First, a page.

At the same time rising intra-country inequality, fueled by a mix of technological change and unchecked corporate monopoly power, has fueled a search for better ideas to share the benefits of prosperity. The standard answer of economists involves higher taxes on better-off individuals to help fund investments in health and education along with greater transfer to alleviate poverty. There is also a major growing consensus among economists that perhaps the single most effective policy to improve growth and to alleviate inequality would be for governments to be much more aggressive in controlling monopolies and to create greater market competition for products and workers.

However, many populists are not nearly satisfied with these answers and argue for a much heavier-handed version of socialism. There will certainly be countries that try this approach; it could happen soon in the United Kingdom if Jeremy Corbyn takes over as Prime Minister, and several of the leading Democratic candidates for US President in 2020. Countries that go too far in reversing the market-oriented reforms of the past three decades are throwing out the baby with the bathwater, and risk long-term secular decline.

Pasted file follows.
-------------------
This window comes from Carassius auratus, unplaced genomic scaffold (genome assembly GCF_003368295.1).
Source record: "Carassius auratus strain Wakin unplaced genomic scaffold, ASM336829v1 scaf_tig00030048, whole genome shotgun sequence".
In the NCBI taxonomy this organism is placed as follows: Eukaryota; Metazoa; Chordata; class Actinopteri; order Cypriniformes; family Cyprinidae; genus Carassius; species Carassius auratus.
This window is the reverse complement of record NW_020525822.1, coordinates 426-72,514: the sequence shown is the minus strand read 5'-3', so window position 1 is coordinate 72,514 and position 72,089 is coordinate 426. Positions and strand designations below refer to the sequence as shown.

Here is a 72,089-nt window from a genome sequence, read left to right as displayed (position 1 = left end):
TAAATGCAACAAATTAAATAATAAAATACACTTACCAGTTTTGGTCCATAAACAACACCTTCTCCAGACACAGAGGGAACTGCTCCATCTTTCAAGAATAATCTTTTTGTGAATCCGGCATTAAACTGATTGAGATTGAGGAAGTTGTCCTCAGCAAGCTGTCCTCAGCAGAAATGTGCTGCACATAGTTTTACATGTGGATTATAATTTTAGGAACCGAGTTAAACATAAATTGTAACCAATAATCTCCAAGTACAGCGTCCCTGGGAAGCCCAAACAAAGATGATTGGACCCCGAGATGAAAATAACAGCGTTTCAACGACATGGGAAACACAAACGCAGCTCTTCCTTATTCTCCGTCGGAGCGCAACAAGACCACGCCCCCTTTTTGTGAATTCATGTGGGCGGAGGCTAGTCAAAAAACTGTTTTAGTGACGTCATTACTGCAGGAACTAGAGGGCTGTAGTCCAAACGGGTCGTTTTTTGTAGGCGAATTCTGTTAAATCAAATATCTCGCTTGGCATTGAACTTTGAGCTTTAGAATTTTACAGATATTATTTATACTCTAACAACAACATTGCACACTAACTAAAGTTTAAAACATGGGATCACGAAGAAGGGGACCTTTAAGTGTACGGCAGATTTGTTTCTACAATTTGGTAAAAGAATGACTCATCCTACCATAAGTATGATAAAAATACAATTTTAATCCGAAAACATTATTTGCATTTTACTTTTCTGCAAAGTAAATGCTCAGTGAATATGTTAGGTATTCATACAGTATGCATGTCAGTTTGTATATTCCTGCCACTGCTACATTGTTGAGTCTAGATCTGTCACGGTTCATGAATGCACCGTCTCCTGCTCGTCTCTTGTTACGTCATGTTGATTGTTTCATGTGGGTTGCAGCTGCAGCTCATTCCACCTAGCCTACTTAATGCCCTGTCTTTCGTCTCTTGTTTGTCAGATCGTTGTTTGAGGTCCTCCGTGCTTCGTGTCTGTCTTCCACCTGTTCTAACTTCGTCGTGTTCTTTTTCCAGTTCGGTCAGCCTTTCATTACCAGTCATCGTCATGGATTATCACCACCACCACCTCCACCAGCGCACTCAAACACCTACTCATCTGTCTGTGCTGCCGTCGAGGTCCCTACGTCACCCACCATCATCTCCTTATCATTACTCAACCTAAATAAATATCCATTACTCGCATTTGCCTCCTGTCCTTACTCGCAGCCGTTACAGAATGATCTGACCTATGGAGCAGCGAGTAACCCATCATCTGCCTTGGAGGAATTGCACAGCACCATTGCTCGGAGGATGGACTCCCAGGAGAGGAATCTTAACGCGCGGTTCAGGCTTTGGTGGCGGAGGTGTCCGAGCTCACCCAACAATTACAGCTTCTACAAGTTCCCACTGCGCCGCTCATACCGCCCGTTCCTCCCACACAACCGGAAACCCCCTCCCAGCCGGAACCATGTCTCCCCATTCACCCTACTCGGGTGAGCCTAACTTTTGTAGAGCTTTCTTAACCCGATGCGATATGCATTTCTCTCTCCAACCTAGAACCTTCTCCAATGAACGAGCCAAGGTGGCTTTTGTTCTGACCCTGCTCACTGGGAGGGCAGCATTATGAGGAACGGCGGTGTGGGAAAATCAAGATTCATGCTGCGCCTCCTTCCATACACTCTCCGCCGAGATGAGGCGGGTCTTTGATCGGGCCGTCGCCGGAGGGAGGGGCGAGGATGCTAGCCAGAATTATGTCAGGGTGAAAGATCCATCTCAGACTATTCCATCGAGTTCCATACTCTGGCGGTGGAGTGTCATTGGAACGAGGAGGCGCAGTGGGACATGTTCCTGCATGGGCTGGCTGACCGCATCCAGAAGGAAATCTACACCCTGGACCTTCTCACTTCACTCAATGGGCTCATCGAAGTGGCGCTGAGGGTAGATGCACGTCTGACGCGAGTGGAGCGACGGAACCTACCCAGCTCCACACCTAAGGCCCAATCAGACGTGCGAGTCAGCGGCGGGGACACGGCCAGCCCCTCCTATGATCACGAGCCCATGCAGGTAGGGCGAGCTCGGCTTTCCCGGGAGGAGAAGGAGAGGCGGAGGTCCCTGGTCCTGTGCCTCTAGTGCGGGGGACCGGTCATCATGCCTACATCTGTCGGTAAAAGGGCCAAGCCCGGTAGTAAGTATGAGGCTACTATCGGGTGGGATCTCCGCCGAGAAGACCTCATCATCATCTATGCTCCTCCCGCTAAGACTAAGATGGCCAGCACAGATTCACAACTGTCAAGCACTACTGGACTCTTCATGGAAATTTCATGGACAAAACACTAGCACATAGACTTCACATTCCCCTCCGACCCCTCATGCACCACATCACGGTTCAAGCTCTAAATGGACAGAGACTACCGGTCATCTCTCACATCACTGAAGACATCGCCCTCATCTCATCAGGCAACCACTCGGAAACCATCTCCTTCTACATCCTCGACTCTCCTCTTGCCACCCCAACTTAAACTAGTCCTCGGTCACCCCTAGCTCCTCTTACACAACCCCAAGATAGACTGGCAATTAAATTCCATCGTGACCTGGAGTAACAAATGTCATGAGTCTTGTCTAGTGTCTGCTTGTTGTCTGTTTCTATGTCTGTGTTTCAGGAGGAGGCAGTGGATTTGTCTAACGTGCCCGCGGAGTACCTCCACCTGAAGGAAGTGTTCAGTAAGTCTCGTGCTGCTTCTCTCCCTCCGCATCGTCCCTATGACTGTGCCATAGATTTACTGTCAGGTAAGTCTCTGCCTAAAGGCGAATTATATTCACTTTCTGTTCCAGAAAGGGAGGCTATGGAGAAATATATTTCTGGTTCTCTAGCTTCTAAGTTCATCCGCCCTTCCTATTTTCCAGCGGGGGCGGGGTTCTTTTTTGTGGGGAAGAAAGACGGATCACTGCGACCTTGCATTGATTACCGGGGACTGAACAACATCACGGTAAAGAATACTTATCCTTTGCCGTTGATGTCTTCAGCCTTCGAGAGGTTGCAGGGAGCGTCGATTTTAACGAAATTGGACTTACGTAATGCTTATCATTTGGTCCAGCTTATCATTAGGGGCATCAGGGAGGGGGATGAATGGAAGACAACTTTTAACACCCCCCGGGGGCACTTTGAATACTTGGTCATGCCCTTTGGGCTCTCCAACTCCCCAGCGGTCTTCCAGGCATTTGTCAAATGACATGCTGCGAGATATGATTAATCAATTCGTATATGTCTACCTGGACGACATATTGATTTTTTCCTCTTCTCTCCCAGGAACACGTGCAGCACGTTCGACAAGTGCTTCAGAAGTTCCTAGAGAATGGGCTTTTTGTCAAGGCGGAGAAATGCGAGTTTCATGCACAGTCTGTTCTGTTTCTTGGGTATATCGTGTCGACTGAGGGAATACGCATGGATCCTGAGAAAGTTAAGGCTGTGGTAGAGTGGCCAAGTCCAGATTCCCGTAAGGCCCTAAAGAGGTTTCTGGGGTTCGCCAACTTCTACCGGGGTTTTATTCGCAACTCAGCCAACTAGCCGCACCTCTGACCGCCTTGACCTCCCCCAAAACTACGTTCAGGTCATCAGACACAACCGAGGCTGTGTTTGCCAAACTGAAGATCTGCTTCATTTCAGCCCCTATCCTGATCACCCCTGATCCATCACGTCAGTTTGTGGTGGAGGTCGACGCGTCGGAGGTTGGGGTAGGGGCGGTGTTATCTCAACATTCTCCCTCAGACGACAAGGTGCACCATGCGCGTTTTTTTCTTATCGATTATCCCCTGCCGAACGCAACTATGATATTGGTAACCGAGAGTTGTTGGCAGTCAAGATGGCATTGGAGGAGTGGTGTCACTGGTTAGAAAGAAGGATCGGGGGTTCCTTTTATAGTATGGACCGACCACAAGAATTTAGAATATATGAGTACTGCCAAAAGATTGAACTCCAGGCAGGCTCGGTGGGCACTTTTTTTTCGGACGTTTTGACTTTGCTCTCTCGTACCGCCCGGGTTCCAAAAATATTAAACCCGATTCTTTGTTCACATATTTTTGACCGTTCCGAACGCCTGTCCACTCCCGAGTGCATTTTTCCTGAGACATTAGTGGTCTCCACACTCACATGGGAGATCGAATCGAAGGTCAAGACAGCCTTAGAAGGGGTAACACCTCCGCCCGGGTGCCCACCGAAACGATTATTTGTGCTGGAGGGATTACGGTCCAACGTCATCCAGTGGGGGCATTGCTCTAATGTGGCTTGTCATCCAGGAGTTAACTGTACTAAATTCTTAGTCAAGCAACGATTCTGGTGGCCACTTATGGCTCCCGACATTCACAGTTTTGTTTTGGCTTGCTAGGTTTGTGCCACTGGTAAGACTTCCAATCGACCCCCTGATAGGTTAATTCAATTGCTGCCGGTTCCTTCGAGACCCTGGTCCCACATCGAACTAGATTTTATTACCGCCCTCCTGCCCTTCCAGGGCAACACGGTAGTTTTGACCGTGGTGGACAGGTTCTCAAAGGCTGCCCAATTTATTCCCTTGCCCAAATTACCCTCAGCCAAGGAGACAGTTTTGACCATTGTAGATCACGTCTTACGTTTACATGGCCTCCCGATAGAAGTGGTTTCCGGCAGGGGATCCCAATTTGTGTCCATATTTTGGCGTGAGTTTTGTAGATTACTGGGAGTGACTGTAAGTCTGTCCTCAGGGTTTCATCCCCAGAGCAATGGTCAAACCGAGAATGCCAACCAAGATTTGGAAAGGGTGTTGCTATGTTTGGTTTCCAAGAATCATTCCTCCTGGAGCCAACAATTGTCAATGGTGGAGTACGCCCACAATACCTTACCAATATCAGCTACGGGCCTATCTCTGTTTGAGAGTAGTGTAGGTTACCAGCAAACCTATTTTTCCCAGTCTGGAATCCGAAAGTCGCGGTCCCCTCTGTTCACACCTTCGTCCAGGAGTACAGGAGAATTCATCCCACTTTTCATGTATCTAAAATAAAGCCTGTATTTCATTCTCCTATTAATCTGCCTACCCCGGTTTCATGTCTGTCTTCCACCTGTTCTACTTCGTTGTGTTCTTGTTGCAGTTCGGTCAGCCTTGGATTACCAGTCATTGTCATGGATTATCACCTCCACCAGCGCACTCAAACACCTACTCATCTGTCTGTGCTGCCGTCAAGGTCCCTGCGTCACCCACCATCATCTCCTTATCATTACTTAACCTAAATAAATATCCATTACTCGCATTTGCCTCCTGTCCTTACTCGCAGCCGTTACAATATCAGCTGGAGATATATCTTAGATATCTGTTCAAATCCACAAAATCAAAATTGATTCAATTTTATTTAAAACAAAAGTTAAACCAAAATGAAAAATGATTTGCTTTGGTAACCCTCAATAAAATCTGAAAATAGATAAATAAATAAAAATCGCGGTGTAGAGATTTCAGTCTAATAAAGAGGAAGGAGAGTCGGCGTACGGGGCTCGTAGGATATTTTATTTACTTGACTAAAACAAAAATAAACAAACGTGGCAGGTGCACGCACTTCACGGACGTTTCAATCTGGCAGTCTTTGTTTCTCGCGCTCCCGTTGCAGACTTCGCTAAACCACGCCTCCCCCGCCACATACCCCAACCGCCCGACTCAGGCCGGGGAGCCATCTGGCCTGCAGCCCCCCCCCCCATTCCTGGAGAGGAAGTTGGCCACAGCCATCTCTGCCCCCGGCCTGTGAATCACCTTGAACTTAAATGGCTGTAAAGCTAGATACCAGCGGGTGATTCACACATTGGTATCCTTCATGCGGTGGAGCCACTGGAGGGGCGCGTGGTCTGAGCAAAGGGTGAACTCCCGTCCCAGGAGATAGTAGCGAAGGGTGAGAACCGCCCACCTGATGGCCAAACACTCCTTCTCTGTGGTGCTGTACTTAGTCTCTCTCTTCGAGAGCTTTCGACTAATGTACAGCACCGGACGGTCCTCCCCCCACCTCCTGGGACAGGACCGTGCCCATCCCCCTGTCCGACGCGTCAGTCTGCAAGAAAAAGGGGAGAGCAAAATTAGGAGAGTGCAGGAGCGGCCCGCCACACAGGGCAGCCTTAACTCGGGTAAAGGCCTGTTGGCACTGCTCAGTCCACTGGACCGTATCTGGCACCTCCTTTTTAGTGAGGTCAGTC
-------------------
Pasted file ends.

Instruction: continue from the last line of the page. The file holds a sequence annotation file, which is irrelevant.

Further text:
One last point: the populist mantra of inequality conveniently ignores the fact that by many measures, income distribution at a global level has vastly improved over the four decades. The rise of China and India alone has lifted hundreds of millions of people out of desperate poverty. So those who say European and US leaders have a moral obligation to restrict trade in order to improve income distribution are implicitly weighting the welfare of a large part of humanity at zero.

International organizations, eminent economists, even governments are predicting a slowdown in global growth. Are we in the face of a new downward cycle of the global economy? Even worse, are we facing a new global recession?

The International Monetary Fund is predicting a modest slowdown in global growth, though I think their predictions are too optimistic on China. In my view, the stark centralization of power China has witnessed in recent years is fundamentally inconsistent with China’s need to become a more-decentralized consumer-led economy, instead of one highly reliant on housing investment and exports. Even if China is able to engineer a soft landing to its current growth malaise, the trend is significantly down, and it likely to look like a soft landing on to a downward slope.